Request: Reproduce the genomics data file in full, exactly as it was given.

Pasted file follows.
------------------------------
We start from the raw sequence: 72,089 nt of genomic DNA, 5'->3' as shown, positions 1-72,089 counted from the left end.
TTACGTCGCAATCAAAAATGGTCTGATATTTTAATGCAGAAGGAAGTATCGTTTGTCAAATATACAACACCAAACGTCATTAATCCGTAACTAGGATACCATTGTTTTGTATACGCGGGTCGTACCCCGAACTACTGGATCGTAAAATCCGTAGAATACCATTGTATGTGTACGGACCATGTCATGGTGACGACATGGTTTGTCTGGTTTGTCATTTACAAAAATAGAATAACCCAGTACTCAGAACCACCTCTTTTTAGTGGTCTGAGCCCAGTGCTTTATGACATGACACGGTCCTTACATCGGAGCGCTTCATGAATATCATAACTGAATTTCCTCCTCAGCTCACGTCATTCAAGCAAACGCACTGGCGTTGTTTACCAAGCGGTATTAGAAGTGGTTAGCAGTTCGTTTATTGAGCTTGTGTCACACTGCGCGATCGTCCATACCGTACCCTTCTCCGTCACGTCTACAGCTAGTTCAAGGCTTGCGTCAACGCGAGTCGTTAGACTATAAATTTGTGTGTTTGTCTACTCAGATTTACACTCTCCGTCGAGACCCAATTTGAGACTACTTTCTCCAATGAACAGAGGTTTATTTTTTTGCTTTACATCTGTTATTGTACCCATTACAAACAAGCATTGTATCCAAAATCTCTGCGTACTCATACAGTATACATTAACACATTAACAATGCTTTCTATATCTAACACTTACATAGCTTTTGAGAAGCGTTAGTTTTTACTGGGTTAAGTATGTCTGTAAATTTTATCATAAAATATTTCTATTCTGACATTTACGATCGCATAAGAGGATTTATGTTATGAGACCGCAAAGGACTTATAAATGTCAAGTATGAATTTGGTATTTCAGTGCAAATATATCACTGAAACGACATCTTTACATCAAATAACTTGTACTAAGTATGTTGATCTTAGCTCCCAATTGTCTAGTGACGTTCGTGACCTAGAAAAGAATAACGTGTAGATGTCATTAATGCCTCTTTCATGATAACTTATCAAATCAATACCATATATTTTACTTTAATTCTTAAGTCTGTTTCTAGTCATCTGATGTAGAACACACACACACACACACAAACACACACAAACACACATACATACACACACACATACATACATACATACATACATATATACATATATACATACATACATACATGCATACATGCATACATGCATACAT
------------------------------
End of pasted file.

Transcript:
We start from the raw sequence: 72,089 nt of genomic DNA, 5'->3' as shown, positions 1-72,089 counted from the left end.
TTACGTCGCAATCAAAAATGGTCTGATATTTTAATGCAGAAGGAAGTATCGTTTGTCAAATATACAACACCAAACGTCATTAATCCGTAACTAGGATACCATTGTTTTGTATACGCGGGTCGTACCCCGAACTACTGGATCGTAAAATCCGTAGAATACCATTGTATGTGTACGGACCATGTCATGGTGACGACATGGTTTGTCTGGTTTGTCATTTACAAAAATAGAATAACCCAGTACTCAGAACCACCTCTTTTTAGTGGTCTGAGCCCAGTGCTTTATGACATGACACGGTCCTTACATCGGAGCGCTTCATGAATATCATAACTGAATTTCCTCCTCAGCTCACGTCATTCAAGCAAACGCACTGGCGTTGTTTACCAAGCGGTATTAGAAGTGGTTAGCAGTTCGTTTATTGAGCTTGTGTCACACTGCGCGATCGTCCATACCGTACCCTTCTCCGTCACGTCTACAGCTAGTTCAAGGCTTGCGTCAACGCGAGTCGTTAGACTATAAATTTGTGTGTTTGTCTACTCAGATTTACACTCTCCGTCGAGACCCAATTTGAGACTACTTTCTCCAATGAACAGAGGTTTATTTTTTTGCTTTACATCTGTTATTGTACCCATTACAAACAAGCATTGTATCCAAAATCTCTGCGTACTCATACAGTATACATTAACACATTAACAATGCTTTCTATATCTAACACTTACATAGCTTTTGAGAAGCGTTAGTTTTTACTGGGTTAAGTATGTCTGTAAATTTTATCATAAAATATTTCTATTCTGACATTTACGATCGCATAAGAGGATTTATGTTATGAGACCGCAAAGGACTTATAAATGTCAAGTATGAATTTGGTATTTCAGTGCAAATATATCACTGAAACGACATCTTTACATCAAATAACTTGTACTAAGTATGTTGATCTTAGCTCCCAATTGTCTAGTGACGTTCGTGACCTAGAAAAGAATAACGTGTAGATGTCATTAATGCCTCTTTCATGATAACTTATCAAATCAATACCATATATTTTACTTTAATTCTTAAGTCTGTTTCTAGTCATCTGATGTAGAACACACACACACACACACAAACACACACAAACACACATACATACACACACACATACATACATACATACATACATATATACATATATACATACATACATACATGCATACATGCATACATGCATACAT